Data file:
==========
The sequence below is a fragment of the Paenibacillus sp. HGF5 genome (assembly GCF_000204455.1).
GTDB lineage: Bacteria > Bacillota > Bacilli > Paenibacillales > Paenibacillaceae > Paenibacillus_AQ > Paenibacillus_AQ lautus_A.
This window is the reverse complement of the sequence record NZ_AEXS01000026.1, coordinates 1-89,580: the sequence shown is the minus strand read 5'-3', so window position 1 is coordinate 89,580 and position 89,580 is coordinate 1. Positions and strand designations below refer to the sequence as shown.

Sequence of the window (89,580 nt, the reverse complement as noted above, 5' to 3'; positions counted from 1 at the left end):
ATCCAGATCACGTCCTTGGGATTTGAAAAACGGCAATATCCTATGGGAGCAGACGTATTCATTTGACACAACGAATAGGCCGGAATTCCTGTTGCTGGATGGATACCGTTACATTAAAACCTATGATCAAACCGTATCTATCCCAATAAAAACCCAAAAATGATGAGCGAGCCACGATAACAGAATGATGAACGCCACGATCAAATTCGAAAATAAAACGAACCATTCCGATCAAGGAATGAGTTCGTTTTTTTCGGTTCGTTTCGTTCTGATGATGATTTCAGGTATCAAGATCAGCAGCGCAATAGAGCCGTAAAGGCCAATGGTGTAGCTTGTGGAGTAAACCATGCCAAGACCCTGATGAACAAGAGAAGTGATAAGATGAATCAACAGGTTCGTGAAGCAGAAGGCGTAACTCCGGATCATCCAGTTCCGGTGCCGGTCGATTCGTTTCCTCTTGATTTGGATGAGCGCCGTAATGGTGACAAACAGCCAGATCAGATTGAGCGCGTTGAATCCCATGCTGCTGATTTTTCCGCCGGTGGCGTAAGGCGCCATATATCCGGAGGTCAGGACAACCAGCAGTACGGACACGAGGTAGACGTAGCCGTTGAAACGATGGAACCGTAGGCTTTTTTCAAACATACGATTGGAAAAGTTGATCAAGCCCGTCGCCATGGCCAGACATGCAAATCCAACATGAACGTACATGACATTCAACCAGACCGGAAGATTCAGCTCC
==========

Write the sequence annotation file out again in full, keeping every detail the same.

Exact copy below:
The sequence below is a fragment of the Paenibacillus sp. HGF5 genome (assembly GCF_000204455.1).
GTDB lineage: Bacteria > Bacillota > Bacilli > Paenibacillales > Paenibacillaceae > Paenibacillus_AQ > Paenibacillus_AQ lautus_A.
This window is the reverse complement of the sequence record NZ_AEXS01000026.1, coordinates 1-89,580: the sequence shown is the minus strand read 5'-3', so window position 1 is coordinate 89,580 and position 89,580 is coordinate 1. Positions and strand designations below refer to the sequence as shown.

Sequence of the window (89,580 nt, the reverse complement as noted above, 5' to 3'; positions counted from 1 at the left end):
ATCCAGATCACGTCCTTGGGATTTGAAAAACGGCAATATCCTATGGGAGCAGACGTATTCATTTGACACAACGAATAGGCCGGAATTCCTGTTGCTGGATGGATACCGTTACATTAAAACCTATGATCAAACCGTATCTATCCCAATAAAAACCCAAAAATGATGAGCGAGCCACGATAACAGAATGATGAACGCCACGATCAAATTCGAAAATAAAACGAACCATTCCGATCAAGGAATGAGTTCGTTTTTTTCGGTTCGTTTCGTTCTGATGATGATTTCAGGTATCAAGATCAGCAGCGCAATAGAGCCGTAAAGGCCAATGGTGTAGCTTGTGGAGTAAACCATGCCAAGACCCTGATGAACAAGAGAAGTGATAAGATGAATCAACAGGTTCGTGAAGCAGAAGGCGTAACTCCGGATCATCCAGTTCCGGTGCCGGTCGATTCGTTTCCTCTTGATTTGGATGAGCGCCGTAATGGTGACAAACAGCCAGATCAGATTGAGCGCGTTGAATCCCATGCTGCTGATTTTTCCGCCGGTGGCGTAAGGCGCCATATATCCGGAGGTCAGGACAACCAGCAGTACGGACACGAGGTAGACGTAGCCGTTGAAACGATGGAACCGTAGGCTTTTTTCAAACATACGATTGGAAAAGTTGATCAAGCCCGTCGCCATGGCCAGACATGCAAATCCAACATGAACGTACATGACATTCAACCAGACCGGAAGATTCAGCTCC